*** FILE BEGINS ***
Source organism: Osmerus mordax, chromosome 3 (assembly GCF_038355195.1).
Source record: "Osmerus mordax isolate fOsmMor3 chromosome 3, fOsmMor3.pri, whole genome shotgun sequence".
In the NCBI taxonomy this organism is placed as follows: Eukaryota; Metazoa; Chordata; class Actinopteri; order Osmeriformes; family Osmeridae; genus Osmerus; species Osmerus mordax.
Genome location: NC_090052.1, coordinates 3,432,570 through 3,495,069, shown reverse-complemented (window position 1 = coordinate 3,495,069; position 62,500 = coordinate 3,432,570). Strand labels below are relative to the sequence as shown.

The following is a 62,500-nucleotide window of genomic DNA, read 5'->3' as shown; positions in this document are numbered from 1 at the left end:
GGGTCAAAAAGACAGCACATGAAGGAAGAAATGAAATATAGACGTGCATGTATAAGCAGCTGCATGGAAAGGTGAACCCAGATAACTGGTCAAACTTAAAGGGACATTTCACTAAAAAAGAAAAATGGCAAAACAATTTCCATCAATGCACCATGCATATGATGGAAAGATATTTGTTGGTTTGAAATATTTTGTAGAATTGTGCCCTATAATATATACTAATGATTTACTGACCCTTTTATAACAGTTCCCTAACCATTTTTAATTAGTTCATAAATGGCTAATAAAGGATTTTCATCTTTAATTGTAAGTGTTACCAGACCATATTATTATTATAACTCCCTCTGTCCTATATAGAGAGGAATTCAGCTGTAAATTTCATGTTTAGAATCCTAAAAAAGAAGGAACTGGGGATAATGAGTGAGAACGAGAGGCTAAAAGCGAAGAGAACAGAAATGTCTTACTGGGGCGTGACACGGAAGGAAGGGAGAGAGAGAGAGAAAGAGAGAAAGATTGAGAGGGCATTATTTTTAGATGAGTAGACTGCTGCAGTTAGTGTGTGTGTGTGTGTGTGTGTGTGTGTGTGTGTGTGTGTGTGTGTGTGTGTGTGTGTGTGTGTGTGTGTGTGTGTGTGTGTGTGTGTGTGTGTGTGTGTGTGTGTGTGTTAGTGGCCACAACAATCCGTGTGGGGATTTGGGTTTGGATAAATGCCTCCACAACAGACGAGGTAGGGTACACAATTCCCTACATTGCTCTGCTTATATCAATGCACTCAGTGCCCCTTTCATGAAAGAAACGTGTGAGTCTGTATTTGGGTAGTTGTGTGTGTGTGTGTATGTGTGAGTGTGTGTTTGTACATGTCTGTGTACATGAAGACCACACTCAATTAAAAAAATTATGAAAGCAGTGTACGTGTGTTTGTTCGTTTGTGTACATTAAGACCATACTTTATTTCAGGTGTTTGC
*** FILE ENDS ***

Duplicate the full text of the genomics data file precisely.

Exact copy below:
Source organism: Osmerus mordax, chromosome 3 (assembly GCF_038355195.1).
Source record: "Osmerus mordax isolate fOsmMor3 chromosome 3, fOsmMor3.pri, whole genome shotgun sequence".
In the NCBI taxonomy this organism is placed as follows: Eukaryota; Metazoa; Chordata; class Actinopteri; order Osmeriformes; family Osmeridae; genus Osmerus; species Osmerus mordax.
Genome location: NC_090052.1, coordinates 3,432,570 through 3,495,069, shown reverse-complemented (window position 1 = coordinate 3,495,069; position 62,500 = coordinate 3,432,570). Strand labels below are relative to the sequence as shown.

The following is a 62,500-nucleotide window of genomic DNA, read 5'->3' as shown; positions in this document are numbered from 1 at the left end:
GGGTCAAAAAGACAGCACATGAAGGAAGAAATGAAATATAGACGTGCATGTATAAGCAGCTGCATGGAAAGGTGAACCCAGATAACTGGTCAAACTTAAAGGGACATTTCACTAAAAAAGAAAAATGGCAAAACAATTTCCATCAATGCACCATGCATATGATGGAAAGATATTTGTTGGTTTGAAATATTTTGTAGAATTGTGCCCTATAATATATACTAATGATTTACTGACCCTTTTATAACAGTTCCCTAACCATTTTTAATTAGTTCATAAATGGCTAATAAAGGATTTTCATCTTTAATTGTAAGTGTTACCAGACCATATTATTATTATAACTCCCTCTGTCCTATATAGAGAGGAATTCAGCTGTAAATTTCATGTTTAGAATCCTAAAAAAGAAGGAACTGGGGATAATGAGTGAGAACGAGAGGCTAAAAGCGAAGAGAACAGAAATGTCTTACTGGGGCGTGACACGGAAGGAAGGGAGAGAGAGAGAGAAAGAGAGAAAGATTGAGAGGGCATTATTTTTAGATGAGTAGACTGCTGCAGTTAGTGTGTGTGTGTGTGTGTGTGTGTGTGTGTGTGTGTGTGTGTGTGTGTGTGTGTGTGTGTGTGTGTGTGTGTGTGTGTGTGTGTGTGTGTGTGTGTGTGTGTGTGTGTGTTAGTGGCCACAACAATCCGTGTGGGGATTTGGGTTTGGATAAATGCCTCCACAACAGACGAGGTAGGGTACACAATTCCCTACATTGCTCTGCTTATATCAATGCACTCAGTGCCCCTTTCATGAAAGAAACGTGTGAGTCTGTATTTGGGTAGTTGTGTGTGTGTGTGTATGTGTGAGTGTGTGTTTGTACATGTCTGTGTACATGAAGACCACACTCAATTAAAAAAATTATGAAAGCAGTGTACGTGTGTTTGTTCGTTTGTGTACATTAAGACCATACTTTATTTCAGGTGTTTGC